Both the Film Co-op and the LMC were political and socially alert, adopting organized models of production. Trumpeter Gerry Gold indicates the alternative socialist politics underlying improvised music, aligning social restructuring with radical artistic experiment. Gold called for a “co-operative organisation” in recognition of the fact that a new improvised, “living music is in process of piercing the outworn structures of existing forms.” [29] The politics of these organizational structures echoed those of the artworks they fostered (and vice versa), questioning and dissecting hegemonies and the cultural tropes of society, to re-form them anew.

Readings was a “bi-monthly publication devoted to writings on (reviews of) recent work that has no existence in time beyond its own structural duration—dance, performance, music, film.”[30] As a magazine containing reviews and accounts it traces locations beyond Gloucester Avenue and Camden. The listings and the “In Brief” sections describe events all over London and the first issue includes a short history of the venue 2B Butlers Wharf (then only a few months old) written by artist David Critchley who was a member of this artist-committee-run studio-complex situated beside the river Thames. Reflecting the experimental focus of Readings, Critchley describes how the committee that ran that space “decided to invert the prevailing emphasis by which forms of art work are given precedence, and gave priority to time durational work like music, expanded cinema, video and live performance.”[31] Similarly, the reviews in Readings document radical reinventions of sound, music, performance—a politics physically rooted to space and place. Places such as 2B Butlers Wharf, a location removed from the contexts of production co-habiting at Gloucester Avenue, reveal how crossover practices encompassed a wider geographical map. Artists in this context actively “inverted” not only preconceived ideas, but also the spaces such artworks inhabited physically and critically.

The first issue of Readings begins with a statement “On Readings” in which Nicolson observes that the “emphasis of much contemporary work is on the perception of the event. Constant vigilance to the nature of one’s responses is encouraged, particularly in relation to work that manifests within its own structural duration in time.”[32] In this statement she undertakes a self-conscious re-application of what was then a loaded term—structuralism.[33] Structuralist filmmaking in the UK sought to foreground and redefine the conventions associated with viewing and interpreting cinema. Structuralist filmmakers reduced, dissected, and abstracted the homogenized techniques of mainstream cinema—narrative, sound, image, composition—but they also multiplied books and writings about these approaches. As Malcolm Le Grice observes, filmmakers at that time “paid increasing attentions to the actuality of their materials and processes.”[34] Writing was a way of extending the audiences of performances and screenings, which were usually witnessed by only a handful of people.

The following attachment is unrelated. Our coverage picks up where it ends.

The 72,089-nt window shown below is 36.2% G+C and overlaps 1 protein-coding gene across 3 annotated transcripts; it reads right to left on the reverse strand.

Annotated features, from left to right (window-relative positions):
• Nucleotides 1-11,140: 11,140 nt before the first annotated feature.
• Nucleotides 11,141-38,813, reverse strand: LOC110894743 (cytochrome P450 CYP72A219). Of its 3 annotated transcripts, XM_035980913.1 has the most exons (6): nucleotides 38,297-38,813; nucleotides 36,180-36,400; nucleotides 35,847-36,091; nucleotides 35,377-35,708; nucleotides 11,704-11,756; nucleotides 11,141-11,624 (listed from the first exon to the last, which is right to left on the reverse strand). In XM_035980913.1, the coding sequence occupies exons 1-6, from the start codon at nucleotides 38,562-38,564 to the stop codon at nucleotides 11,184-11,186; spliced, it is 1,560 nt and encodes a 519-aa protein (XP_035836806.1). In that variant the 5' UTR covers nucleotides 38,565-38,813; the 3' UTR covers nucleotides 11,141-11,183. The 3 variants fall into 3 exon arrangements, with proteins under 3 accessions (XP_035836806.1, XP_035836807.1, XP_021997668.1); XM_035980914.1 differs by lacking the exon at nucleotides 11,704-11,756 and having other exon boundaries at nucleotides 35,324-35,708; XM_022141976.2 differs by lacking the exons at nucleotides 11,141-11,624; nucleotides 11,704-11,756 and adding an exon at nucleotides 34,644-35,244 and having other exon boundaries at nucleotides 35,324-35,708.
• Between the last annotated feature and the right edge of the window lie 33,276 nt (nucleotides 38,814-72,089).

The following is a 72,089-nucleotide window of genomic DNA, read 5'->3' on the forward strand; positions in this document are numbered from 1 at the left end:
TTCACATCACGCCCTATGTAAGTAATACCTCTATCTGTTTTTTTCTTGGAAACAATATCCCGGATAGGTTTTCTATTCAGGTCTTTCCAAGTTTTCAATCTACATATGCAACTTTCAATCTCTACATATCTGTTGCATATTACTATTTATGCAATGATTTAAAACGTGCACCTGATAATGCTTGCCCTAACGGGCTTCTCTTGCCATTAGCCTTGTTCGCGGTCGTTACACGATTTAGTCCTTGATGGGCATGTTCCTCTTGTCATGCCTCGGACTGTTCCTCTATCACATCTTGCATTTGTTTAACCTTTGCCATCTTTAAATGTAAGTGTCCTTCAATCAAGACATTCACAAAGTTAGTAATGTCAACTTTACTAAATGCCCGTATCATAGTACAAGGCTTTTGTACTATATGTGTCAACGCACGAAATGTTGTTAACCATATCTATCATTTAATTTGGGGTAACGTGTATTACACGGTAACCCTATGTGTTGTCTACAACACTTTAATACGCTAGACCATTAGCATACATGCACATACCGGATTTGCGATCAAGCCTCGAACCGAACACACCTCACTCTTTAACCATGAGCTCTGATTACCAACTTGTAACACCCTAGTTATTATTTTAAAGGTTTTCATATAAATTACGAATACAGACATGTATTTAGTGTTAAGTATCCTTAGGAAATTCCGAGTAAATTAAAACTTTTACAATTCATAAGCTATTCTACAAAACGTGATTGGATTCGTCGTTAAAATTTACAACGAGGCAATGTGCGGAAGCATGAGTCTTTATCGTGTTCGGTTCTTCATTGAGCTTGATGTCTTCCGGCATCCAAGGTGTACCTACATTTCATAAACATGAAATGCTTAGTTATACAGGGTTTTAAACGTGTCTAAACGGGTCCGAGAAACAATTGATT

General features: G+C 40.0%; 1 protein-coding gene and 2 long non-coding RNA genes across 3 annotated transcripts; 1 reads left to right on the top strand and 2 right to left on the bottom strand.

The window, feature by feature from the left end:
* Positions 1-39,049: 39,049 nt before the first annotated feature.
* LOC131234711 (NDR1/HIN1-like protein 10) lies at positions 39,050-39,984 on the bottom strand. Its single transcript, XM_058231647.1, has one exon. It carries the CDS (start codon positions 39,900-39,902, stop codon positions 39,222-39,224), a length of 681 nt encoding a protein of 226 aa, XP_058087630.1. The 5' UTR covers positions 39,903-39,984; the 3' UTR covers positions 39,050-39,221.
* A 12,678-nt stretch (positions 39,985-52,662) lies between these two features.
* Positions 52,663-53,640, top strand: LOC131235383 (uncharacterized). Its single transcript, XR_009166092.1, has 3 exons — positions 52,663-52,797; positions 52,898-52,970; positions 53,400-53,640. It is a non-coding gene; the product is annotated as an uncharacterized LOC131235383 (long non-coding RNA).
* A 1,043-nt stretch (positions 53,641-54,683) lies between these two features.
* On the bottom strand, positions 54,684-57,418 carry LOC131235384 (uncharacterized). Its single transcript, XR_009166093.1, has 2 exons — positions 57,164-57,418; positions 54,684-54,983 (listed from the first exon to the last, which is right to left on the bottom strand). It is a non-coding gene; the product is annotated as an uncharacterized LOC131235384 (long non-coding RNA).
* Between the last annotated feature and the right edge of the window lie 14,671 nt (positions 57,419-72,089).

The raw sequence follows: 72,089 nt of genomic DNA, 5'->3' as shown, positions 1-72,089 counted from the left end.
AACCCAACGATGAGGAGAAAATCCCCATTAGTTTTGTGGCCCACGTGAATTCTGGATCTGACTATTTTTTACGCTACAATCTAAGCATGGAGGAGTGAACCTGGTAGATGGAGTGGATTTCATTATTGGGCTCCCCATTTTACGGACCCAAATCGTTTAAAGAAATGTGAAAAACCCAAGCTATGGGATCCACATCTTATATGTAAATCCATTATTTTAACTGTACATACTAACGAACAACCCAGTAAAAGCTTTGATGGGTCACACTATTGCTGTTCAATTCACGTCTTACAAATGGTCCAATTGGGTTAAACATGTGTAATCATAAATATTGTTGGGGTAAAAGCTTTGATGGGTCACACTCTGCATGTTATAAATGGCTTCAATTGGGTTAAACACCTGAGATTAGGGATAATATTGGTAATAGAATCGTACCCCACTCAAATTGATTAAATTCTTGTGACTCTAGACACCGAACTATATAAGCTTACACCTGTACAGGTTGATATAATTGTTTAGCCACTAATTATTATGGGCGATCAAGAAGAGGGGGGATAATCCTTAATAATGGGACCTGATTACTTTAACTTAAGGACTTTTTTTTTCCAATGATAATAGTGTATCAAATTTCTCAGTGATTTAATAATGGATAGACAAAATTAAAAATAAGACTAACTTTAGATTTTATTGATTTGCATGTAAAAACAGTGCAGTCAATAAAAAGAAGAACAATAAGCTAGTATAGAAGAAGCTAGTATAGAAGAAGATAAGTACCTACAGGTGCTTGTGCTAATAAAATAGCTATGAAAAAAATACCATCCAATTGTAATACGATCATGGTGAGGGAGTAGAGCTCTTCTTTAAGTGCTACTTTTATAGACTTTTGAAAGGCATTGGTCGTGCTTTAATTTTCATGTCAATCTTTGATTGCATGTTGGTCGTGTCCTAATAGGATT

Within the Film Co-op, there was a subtle spectrum of application and interpretation when it came to filmic structuralism. From the theorized “anti-narrative” techniques of Peter Gidal, who also edited the Structural Film Anthology[35] in 1976, to the differing politicized “anti-illusion” of Le Grice, who also created Filmaktions with Nicolson, structuralist discourses about the “materiality” of film manifested as “expanded cinema” and as film works, texts, and criticism. Nicolson and other Filmaktion performers used the light-beam, the mechanics of the projector, and the grain of the film strip to create artworks. As it was published in 1977, shortly after these books, all three issues of Readings sit alongside these now canonical writings. However, Readings was markedly different in its focus upon “structural” duration in time and emphasis on perceptions of/after the event, beyond specific media.

Katherine Hayles observes that media-specific analyses can involve a “defamiliarization” as writing fails “to account for all the other signifying components of electronic texts, including sound, animation, motion, video, [and] kinaesthetic involvement.”[36] This defamiliarization connects to Readings’ overall project—the documenting of perception of performances. Musician and filmmaker Rob Gawthrop observes a sensory prioritization and defamiliarization:

The structural approach to film has tended to be theorised in relation to language, the visual and the problematic of representation. Much work that was frequently lumped within this structuralist film bracket was artistically affirmative and not dependent upon such a reductionist anti-narrative polemic. The context of event and the consequent immediacy of the viewing/listening experience were central to the meaning of such work. Sound (noise) and image relations were integral. Sound was not an applied soundtrack used as a comforting adjunct to the visual explorations, it was integral.[37]

Sounded dynamics were central not only to wider structuralist practices at that moment, but also to the event-based practices discussed in Readings and pursued by artists such as Gawthrop, whose work is also reviewed in the first issue of Readings.[38]

Sound (in) Space